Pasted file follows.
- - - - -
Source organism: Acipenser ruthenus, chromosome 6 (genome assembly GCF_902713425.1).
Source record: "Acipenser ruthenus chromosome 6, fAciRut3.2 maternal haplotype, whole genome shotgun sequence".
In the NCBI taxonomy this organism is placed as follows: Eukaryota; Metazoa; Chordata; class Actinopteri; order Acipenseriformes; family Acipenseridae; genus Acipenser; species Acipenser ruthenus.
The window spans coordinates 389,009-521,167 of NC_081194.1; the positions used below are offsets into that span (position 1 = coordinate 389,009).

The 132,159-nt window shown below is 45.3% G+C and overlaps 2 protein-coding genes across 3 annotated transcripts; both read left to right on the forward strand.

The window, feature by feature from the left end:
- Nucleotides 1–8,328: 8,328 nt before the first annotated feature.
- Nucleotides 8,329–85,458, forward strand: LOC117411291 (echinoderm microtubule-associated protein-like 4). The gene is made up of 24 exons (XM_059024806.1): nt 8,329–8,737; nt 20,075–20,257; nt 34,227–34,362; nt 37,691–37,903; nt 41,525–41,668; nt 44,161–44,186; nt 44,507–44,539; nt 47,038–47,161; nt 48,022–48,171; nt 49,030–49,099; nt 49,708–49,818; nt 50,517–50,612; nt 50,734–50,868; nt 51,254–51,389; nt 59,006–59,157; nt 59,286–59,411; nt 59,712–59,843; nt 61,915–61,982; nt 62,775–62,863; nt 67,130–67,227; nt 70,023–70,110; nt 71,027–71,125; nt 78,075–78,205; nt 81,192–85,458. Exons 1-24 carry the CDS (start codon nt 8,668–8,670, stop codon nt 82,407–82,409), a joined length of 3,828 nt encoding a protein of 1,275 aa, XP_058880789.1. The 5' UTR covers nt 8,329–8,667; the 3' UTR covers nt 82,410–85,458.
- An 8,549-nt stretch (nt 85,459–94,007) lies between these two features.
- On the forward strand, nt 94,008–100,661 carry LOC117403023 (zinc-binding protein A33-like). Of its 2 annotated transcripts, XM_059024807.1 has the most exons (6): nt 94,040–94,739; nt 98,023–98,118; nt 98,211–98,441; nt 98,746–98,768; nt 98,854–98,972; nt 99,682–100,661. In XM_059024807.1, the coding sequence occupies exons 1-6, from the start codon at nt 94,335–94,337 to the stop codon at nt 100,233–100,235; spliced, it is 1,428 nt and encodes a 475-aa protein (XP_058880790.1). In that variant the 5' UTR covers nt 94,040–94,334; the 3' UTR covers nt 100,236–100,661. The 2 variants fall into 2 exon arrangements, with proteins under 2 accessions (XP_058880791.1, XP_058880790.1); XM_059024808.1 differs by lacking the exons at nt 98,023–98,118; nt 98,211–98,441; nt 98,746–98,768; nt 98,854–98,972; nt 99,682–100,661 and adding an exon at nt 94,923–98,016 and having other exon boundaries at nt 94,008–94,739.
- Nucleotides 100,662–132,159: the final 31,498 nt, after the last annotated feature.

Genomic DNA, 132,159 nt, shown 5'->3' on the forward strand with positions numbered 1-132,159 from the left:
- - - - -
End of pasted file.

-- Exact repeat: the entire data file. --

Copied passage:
Source organism: Acipenser ruthenus, chromosome 6 (genome assembly GCF_902713425.1).
Source record: "Acipenser ruthenus chromosome 6, fAciRut3.2 maternal haplotype, whole genome shotgun sequence".
In the NCBI taxonomy this organism is placed as follows: Eukaryota; Metazoa; Chordata; class Actinopteri; order Acipenseriformes; family Acipenseridae; genus Acipenser; species Acipenser ruthenus.
The window spans coordinates 389,009-521,167 of NC_081194.1; the positions used below are offsets into that span (position 1 = coordinate 389,009).

The 132,159-nt window shown below is 45.3% G+C and overlaps 2 protein-coding genes across 3 annotated transcripts; both read left to right on the forward strand.

The window, feature by feature from the left end:
- Nucleotides 1–8,328: 8,328 nt before the first annotated feature.
- Nucleotides 8,329–85,458, forward strand: LOC117411291 (echinoderm microtubule-associated protein-like 4). The gene is made up of 24 exons (XM_059024806.1): nt 8,329–8,737; nt 20,075–20,257; nt 34,227–34,362; nt 37,691–37,903; nt 41,525–41,668; nt 44,161–44,186; nt 44,507–44,539; nt 47,038–47,161; nt 48,022–48,171; nt 49,030–49,099; nt 49,708–49,818; nt 50,517–50,612; nt 50,734–50,868; nt 51,254–51,389; nt 59,006–59,157; nt 59,286–59,411; nt 59,712–59,843; nt 61,915–61,982; nt 62,775–62,863; nt 67,130–67,227; nt 70,023–70,110; nt 71,027–71,125; nt 78,075–78,205; nt 81,192–85,458. Exons 1-24 carry the CDS (start codon nt 8,668–8,670, stop codon nt 82,407–82,409), a joined length of 3,828 nt encoding a protein of 1,275 aa, XP_058880789.1. The 5' UTR covers nt 8,329–8,667; the 3' UTR covers nt 82,410–85,458.
- An 8,549-nt stretch (nt 85,459–94,007) lies between these two features.
- On the forward strand, nt 94,008–100,661 carry LOC117403023 (zinc-binding protein A33-like). Of its 2 annotated transcripts, XM_059024807.1 has the most exons (6): nt 94,040–94,739; nt 98,023–98,118; nt 98,211–98,441; nt 98,746–98,768; nt 98,854–98,972; nt 99,682–100,661. In XM_059024807.1, the coding sequence occupies exons 1-6, from the start codon at nt 94,335–94,337 to the stop codon at nt 100,233–100,235; spliced, it is 1,428 nt and encodes a 475-aa protein (XP_058880790.1). In that variant the 5' UTR covers nt 94,040–94,334; the 3' UTR covers nt 100,236–100,661. The 2 variants fall into 2 exon arrangements, with proteins under 2 accessions (XP_058880791.1, XP_058880790.1); XM_059024808.1 differs by lacking the exons at nt 98,023–98,118; nt 98,211–98,441; nt 98,746–98,768; nt 98,854–98,972; nt 99,682–100,661 and adding an exon at nt 94,923–98,016 and having other exon boundaries at nt 94,008–94,739.
- Nucleotides 100,662–132,159: the final 31,498 nt, after the last annotated feature.

Genomic DNA, 132,159 nt, shown 5'->3' on the forward strand with positions numbered 1-132,159 from the left: